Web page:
A Dallas man who worked at Citibank Regents Campus in Irving, Texas was sentenced to 21 months in federal prison for causing damage to a computer.
The damage caused the shutting down of 90 percent of the bank’s network, according to the Department of Justice.
U.S. District Judge David C. Godbey also ordered that Lennon Ray Brown to pay $77,200 in restitution, according to officials.
Brown, 38, who worked for Citibank first as a contract employee and then, beginning in February 2013 as a full-time employee, pleaded guilty in February 2016 to an indictment charging one count of intentional damage to a protected computer.
At Monday’s sentencing hearing, where the court referred to Brown’s conduct as “criminal vandalism,” the government read a text that Brown sent to a coworker shortly after he shut down Citibank’s system that read, “They was firing me. I just beat them to it. Nothing personal, the upper management need to see what they guys on the floor is capable of doing when they keep getting mistreated. I took one for the team. Sorry if I made my peers look bad, but sometimes it take something like what I did to wake the upper management up.”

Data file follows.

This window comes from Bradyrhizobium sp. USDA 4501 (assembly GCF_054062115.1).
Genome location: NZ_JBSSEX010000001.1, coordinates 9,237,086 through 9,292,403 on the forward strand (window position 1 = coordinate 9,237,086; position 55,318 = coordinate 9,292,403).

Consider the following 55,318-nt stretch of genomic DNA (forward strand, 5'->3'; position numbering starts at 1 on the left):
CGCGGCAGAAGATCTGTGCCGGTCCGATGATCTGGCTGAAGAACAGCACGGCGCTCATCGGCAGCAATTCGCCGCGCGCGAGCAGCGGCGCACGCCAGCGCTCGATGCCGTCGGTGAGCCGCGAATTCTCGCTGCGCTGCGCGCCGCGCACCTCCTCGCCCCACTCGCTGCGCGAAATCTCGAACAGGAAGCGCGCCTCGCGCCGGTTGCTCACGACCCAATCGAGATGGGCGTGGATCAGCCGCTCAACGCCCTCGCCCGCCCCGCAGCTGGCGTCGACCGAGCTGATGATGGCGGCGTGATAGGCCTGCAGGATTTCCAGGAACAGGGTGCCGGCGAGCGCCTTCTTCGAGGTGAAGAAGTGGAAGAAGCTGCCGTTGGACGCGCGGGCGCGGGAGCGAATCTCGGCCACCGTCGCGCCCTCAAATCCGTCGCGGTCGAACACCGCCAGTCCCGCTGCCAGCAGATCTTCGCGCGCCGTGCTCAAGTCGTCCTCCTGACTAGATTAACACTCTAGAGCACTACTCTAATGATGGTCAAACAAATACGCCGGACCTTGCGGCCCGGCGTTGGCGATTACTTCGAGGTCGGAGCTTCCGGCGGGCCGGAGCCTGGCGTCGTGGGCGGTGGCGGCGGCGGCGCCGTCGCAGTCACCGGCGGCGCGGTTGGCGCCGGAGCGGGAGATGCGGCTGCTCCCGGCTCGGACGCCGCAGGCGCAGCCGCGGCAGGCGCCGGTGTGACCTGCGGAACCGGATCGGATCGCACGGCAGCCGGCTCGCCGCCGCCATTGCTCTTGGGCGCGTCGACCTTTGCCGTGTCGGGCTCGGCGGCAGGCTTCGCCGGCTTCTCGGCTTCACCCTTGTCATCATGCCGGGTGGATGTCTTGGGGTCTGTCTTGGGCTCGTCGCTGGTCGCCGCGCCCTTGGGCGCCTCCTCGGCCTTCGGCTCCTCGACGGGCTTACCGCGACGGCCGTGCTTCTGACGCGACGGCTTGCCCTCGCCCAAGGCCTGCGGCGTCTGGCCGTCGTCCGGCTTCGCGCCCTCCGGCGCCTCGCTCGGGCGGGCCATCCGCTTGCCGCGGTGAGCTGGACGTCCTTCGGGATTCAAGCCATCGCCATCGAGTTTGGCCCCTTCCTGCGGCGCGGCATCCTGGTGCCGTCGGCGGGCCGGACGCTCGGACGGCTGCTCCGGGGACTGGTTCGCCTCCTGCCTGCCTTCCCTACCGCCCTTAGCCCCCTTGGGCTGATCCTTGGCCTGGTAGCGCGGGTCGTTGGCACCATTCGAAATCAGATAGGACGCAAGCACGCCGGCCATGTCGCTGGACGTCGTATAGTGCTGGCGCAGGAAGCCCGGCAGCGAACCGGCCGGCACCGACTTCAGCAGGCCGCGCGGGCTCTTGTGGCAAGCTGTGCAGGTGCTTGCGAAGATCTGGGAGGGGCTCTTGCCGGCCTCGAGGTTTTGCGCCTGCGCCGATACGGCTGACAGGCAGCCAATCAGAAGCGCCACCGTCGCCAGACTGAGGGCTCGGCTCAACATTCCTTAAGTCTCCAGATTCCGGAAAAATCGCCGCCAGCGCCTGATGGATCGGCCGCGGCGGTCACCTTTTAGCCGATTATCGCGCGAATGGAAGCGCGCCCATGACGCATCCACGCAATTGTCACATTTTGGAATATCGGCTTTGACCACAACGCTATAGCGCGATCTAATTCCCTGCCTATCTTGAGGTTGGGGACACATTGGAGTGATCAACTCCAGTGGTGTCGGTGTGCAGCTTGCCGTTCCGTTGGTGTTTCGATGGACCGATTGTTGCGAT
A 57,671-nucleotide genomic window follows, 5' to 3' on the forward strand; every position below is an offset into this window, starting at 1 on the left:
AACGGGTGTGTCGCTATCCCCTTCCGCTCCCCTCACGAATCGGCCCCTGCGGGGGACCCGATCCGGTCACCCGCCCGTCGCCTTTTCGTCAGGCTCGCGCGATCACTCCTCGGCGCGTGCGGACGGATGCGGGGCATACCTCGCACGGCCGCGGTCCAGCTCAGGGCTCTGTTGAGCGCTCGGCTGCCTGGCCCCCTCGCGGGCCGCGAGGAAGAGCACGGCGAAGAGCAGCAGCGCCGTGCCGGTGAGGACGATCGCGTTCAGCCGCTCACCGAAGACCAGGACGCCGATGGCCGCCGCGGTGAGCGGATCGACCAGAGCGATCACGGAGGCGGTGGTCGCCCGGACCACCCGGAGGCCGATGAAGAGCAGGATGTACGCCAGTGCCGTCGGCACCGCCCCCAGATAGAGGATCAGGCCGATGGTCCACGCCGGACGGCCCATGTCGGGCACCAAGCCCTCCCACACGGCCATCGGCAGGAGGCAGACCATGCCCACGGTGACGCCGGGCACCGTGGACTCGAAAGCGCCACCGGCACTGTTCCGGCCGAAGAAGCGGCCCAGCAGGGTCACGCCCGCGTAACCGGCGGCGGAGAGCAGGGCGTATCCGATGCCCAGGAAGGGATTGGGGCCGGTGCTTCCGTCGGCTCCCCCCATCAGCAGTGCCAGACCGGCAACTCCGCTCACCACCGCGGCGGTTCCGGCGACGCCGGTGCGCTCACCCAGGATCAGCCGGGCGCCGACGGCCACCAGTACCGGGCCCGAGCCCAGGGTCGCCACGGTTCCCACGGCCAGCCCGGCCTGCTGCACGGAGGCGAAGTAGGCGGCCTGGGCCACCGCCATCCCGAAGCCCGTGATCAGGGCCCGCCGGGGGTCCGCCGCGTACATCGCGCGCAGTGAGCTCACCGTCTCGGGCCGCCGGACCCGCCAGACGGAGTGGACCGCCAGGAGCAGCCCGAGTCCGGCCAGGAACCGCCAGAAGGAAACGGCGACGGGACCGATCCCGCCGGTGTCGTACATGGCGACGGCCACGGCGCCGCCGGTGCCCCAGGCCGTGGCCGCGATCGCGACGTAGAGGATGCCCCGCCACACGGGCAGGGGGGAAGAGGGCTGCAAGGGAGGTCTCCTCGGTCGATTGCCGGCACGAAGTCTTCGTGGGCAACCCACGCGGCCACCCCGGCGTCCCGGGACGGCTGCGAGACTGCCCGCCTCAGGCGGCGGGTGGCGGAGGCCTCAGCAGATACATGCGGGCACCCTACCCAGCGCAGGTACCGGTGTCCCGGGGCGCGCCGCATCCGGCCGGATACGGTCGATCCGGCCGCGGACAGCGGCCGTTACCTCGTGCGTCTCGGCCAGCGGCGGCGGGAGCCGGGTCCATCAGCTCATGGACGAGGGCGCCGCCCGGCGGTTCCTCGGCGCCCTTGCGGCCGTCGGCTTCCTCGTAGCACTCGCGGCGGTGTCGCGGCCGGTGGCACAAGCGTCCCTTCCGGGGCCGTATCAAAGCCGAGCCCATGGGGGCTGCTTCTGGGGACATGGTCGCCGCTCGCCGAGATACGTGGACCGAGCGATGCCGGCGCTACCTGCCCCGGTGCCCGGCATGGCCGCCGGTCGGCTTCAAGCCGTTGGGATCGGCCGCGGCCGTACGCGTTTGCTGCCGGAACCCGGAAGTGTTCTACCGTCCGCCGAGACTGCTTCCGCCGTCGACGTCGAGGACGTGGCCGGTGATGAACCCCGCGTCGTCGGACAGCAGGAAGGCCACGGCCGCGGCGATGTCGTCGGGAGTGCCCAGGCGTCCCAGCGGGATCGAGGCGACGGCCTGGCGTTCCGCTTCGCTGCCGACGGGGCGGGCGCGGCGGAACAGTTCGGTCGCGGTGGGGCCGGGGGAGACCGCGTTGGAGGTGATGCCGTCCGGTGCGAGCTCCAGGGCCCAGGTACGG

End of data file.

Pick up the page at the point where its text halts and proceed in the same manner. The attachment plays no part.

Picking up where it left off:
According to documents, on December 23, 2013, after having a discussion with his supervisor earlier in the day about his work performance, Brown caused the transmission of the program information, code and command, causing damage to the computer.
Specifically, at about 6:03 p.m. that evening, Brown transmitted a code and command to 10 core Citibank Global Control Center routers. By doing so, he erased the running configuration files in nine of the routers, resulting in a loss of connectivity to approximately 90% of all Citibank networks across North America, according to officials.
At 6:05 p.m. that evening, Brown scanned his employee identification badge to exit the Citibank Regents Campus, according to officials.